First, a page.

Minimum Wage, Maximum Folly
Why Do Economists Support Minimum Wage Increases when They Know Better?
MARCH 01, 2007 by WALTER E. WILLIAMS
Filed Under : Poverty
The big Associated Press story for last October 11 was that “More than 650 economists, including five winners of the Nobel Prize for economics, called Wednesday for an increase in the minimum wage, saying the value of the last increase, in 1997, has been ‘fully eroded.’ ” Among these economists were Nobel laureates such as Kenneth Arrow of Stanford University, Lawrence Klein of the University of Pennsylvania, Robert Solow of the Massachusetts Institute of Technology, Joseph Stiglitz of Columbia University, and Clive Granger of the University of California, San Diego, who said that the real value of today’s federal minimum wage is less than it has been at any time since 1951.
Their statement went on to say, “We believe that a modest increase in the minimum wage would improve the well-being of low-wage workers and would not have the adverse effects that critics have claimed.” Moreover they asserted, “The minimum wage is also an important tool in fighting poverty.” These and other assertions amount to what might be seen as examples of economic malpractice.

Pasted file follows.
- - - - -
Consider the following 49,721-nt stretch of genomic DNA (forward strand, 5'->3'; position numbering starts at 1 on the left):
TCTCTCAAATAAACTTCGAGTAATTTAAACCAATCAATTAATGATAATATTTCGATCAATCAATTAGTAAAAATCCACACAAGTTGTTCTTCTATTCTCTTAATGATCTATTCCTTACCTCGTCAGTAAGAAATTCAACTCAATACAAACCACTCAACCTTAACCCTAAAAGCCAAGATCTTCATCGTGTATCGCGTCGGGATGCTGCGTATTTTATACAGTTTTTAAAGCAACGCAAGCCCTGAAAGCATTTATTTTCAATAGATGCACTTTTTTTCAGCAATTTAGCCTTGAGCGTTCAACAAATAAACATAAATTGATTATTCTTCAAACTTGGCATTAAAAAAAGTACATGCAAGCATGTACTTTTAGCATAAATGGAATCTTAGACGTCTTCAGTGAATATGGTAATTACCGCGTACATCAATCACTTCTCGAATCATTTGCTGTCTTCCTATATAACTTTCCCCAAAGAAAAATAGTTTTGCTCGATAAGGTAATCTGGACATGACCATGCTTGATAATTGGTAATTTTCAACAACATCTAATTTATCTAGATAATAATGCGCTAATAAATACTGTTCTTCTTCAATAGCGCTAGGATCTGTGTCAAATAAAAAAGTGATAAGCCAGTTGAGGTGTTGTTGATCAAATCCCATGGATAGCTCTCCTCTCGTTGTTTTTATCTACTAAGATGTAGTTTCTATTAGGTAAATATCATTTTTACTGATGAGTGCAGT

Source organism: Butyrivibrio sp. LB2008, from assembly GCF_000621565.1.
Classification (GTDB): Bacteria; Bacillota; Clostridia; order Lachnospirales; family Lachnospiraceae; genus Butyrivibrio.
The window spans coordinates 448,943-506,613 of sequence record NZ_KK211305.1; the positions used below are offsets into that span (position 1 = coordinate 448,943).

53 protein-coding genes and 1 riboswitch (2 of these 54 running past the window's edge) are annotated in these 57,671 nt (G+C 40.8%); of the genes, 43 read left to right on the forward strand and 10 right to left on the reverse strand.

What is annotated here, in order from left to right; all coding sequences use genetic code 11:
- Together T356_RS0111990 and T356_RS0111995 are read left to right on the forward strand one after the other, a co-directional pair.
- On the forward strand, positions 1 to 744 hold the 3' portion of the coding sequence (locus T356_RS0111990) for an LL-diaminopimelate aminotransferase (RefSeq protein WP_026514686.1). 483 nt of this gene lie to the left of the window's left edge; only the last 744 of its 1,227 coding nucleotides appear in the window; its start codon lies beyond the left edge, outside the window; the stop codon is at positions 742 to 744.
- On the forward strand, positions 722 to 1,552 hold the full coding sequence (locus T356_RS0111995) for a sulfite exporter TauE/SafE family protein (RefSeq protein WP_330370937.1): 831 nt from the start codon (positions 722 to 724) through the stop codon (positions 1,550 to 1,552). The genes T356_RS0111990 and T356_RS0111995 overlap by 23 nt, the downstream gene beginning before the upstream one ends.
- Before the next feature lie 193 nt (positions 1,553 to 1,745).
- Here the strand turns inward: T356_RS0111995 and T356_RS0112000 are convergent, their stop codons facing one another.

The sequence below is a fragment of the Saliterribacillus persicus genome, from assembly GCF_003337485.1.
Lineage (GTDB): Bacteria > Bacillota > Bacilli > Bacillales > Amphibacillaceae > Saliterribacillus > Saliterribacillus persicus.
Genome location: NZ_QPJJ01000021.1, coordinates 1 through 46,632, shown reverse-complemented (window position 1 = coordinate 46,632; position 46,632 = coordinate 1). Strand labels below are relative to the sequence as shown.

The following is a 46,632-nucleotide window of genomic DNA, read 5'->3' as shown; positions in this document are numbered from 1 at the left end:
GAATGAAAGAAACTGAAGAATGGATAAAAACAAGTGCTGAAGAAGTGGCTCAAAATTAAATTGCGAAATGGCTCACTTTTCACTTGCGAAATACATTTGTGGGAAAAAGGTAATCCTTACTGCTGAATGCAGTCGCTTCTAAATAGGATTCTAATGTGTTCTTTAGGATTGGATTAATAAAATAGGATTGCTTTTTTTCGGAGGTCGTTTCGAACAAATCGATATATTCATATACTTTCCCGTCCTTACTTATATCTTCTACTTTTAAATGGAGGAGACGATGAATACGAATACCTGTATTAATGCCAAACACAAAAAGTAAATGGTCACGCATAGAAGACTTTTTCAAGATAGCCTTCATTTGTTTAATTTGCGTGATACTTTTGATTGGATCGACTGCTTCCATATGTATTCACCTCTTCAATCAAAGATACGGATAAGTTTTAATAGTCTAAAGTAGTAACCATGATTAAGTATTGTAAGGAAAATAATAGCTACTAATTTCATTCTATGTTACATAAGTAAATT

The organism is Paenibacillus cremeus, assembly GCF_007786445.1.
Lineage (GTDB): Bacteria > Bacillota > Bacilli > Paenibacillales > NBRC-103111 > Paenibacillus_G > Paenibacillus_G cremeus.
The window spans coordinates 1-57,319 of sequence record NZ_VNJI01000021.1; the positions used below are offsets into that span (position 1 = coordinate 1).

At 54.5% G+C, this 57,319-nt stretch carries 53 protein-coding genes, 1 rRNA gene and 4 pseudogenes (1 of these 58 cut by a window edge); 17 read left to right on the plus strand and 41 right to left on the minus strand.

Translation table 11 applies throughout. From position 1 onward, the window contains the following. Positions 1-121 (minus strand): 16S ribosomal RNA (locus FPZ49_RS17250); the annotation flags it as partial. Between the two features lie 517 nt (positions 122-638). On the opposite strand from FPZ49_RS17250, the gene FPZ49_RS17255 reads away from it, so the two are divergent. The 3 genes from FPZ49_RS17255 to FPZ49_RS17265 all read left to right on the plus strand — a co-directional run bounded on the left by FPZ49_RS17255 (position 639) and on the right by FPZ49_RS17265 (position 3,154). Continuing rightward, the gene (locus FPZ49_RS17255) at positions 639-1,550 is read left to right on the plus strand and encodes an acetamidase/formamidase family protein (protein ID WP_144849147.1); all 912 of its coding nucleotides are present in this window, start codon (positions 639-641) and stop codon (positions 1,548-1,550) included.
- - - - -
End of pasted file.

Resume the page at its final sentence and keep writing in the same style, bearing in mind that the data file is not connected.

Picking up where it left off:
While there is a debate over the magnitude of the effects, the weight of research by academic scholars points to the conclusion that unemployment for some population groups is directly related to legal minimum wages. The unemployment effects of the minimum-wage law are felt disproportionately by nonwhites. A 1976 survey by the American Economic Association found that 90 percent of its members agreed that increasing the minimum wage raises unemployment among young and unskilled workers. It was followed by another survey, in 1990, which found that 80 percent of economists agreed with the statement that increases in the minimum wage cause unemployment among the youth and low-skilled. Furthermore, whenever one wants to find a broad consensus in almost any science, one should investigate what is said in its introductory and intermediate college textbooks. By this standard, in economics there is broad agreement that the minimum wage causes unemployment among low-skilled workers.